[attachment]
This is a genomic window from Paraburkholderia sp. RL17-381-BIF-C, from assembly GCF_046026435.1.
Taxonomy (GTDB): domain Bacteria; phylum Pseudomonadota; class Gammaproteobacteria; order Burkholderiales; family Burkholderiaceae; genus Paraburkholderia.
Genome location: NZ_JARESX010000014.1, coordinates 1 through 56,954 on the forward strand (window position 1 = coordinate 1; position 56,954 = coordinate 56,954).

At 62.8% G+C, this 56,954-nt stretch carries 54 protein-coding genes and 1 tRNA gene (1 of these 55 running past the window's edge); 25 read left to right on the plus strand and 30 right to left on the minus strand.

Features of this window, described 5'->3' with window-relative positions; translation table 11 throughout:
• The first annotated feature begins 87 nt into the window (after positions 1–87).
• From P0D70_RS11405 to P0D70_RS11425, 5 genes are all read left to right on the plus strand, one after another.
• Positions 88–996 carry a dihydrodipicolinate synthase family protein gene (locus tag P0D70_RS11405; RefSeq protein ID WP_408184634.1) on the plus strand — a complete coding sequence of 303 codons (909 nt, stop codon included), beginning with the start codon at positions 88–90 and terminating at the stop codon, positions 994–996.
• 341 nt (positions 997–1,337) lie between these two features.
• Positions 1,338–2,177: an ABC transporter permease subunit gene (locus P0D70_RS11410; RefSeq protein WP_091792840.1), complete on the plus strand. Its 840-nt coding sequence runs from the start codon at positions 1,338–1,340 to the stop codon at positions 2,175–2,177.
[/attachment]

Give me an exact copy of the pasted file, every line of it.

This is a genomic window from Paraburkholderia sp. RL17-381-BIF-C, from assembly GCF_046026435.1.
Taxonomy (GTDB): domain Bacteria; phylum Pseudomonadota; class Gammaproteobacteria; order Burkholderiales; family Burkholderiaceae; genus Paraburkholderia.
Genome location: NZ_JARESX010000014.1, coordinates 1 through 56,954 on the forward strand (window position 1 = coordinate 1; position 56,954 = coordinate 56,954).

At 62.8% G+C, this 56,954-nt stretch carries 54 protein-coding genes and 1 tRNA gene (1 of these 55 running past the window's edge); 25 read left to right on the plus strand and 30 right to left on the minus strand.

Features of this window, described 5'->3' with window-relative positions; translation table 11 throughout:
• The first annotated feature begins 87 nt into the window (after positions 1–87).
• From P0D70_RS11405 to P0D70_RS11425, 5 genes are all read left to right on the plus strand, one after another.
• Positions 88–996 carry a dihydrodipicolinate synthase family protein gene (locus tag P0D70_RS11405; RefSeq protein ID WP_408184634.1) on the plus strand — a complete coding sequence of 303 codons (909 nt, stop codon included), beginning with the start codon at positions 88–90 and terminating at the stop codon, positions 994–996.
• 341 nt (positions 997–1,337) lie between these two features.
• Positions 1,338–2,177: an ABC transporter permease subunit gene (locus P0D70_RS11410; RefSeq protein WP_091792840.1), complete on the plus strand. Its 840-nt coding sequence runs from the start codon at positions 1,338–1,340 to the stop codon at positions 2,175–2,177.